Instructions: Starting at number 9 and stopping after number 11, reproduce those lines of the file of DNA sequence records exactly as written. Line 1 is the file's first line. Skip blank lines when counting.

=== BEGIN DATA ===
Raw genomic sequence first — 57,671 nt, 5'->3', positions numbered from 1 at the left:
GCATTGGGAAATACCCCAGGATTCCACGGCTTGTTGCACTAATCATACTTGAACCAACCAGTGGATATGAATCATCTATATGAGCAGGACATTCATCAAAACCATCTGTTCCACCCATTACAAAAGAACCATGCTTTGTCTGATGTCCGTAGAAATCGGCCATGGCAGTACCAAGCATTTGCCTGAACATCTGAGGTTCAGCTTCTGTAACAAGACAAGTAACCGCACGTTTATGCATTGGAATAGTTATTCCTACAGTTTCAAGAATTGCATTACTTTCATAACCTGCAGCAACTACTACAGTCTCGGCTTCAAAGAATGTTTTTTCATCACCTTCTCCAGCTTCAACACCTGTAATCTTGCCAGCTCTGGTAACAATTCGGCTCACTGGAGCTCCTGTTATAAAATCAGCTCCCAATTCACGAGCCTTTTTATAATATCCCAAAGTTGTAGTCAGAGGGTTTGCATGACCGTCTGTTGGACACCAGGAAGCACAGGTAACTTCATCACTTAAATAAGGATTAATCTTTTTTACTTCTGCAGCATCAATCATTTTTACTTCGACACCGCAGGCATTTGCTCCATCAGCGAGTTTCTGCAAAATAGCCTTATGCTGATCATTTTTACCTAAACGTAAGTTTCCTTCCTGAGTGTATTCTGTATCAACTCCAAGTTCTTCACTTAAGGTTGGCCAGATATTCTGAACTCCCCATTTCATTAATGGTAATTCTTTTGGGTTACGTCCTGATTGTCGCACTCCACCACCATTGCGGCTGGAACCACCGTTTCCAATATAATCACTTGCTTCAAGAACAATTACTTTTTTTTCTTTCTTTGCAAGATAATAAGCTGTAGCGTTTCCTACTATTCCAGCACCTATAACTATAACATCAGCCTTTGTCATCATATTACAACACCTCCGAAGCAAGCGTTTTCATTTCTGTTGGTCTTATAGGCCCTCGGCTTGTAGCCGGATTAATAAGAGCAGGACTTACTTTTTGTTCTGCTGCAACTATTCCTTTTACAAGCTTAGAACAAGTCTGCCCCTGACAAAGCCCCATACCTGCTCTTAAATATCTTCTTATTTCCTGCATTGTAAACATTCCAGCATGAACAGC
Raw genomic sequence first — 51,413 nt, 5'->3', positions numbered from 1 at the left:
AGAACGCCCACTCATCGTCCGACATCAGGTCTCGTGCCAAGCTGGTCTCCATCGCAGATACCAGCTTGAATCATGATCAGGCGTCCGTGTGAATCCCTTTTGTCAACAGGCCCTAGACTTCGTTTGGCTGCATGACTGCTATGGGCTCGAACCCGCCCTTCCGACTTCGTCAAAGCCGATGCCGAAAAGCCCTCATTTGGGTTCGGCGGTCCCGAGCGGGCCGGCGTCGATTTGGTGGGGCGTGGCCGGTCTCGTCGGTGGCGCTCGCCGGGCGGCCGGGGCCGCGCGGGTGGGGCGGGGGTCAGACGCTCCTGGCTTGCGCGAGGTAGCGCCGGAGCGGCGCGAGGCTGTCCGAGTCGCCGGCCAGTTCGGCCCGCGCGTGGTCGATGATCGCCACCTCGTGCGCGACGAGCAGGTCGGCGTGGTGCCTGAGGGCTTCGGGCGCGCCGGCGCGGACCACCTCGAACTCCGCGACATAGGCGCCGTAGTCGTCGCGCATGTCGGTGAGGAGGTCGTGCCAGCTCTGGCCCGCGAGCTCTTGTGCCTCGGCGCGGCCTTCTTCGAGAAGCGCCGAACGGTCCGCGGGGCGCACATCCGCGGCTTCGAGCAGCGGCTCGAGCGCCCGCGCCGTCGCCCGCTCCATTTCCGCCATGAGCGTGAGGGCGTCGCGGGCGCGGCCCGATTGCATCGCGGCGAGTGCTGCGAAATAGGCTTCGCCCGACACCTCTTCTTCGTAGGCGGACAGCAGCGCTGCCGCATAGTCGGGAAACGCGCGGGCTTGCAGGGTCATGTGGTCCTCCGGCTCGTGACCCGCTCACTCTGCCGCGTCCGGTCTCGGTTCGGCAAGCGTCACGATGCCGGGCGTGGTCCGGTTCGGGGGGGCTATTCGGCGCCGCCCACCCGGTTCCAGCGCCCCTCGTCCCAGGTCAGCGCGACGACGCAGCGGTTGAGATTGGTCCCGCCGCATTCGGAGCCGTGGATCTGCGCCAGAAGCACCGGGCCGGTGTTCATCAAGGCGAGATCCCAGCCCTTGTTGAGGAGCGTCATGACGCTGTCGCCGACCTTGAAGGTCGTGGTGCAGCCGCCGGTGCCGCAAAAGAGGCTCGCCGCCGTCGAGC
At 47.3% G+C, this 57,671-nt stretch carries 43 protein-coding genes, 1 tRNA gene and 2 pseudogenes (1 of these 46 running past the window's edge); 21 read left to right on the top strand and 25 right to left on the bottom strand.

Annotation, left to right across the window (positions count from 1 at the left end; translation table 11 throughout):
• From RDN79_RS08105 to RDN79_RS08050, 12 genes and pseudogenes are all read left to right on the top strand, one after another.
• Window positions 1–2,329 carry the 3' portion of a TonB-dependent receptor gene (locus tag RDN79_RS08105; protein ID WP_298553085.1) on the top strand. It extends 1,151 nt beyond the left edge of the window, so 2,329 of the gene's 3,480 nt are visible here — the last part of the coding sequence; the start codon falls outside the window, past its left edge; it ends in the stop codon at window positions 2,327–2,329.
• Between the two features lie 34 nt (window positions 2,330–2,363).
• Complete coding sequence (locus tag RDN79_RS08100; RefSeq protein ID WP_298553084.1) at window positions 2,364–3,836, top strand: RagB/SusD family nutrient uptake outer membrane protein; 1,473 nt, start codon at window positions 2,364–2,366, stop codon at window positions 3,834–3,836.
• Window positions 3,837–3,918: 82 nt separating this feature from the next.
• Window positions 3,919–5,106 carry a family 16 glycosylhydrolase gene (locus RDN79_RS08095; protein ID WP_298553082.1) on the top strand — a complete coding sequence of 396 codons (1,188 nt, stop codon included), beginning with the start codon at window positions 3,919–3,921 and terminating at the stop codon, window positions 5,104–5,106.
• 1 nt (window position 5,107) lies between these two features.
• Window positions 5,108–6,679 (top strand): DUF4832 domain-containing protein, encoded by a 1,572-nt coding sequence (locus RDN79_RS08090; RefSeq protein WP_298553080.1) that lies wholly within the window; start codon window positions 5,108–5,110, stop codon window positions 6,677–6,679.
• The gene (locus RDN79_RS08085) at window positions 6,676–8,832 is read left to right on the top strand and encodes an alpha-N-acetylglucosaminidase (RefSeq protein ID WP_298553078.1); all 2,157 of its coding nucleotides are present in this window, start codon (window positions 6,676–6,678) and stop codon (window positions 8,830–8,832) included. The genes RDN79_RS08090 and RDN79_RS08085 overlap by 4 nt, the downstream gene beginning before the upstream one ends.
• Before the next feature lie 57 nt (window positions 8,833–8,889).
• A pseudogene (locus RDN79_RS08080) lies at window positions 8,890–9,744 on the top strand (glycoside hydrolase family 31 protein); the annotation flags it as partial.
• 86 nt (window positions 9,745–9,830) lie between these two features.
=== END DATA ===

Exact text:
• Between the two features lie 34 nt (window positions 2,330–2,363).
• Complete coding sequence (locus tag RDN79_RS08100; RefSeq protein ID WP_298553084.1) at window positions 2,364–3,836, top strand: RagB/SusD family nutrient uptake outer membrane protein; 1,473 nt, start codon at window positions 2,364–2,366, stop codon at window positions 3,834–3,836.
• Window positions 3,837–3,918: 82 nt separating this feature from the next.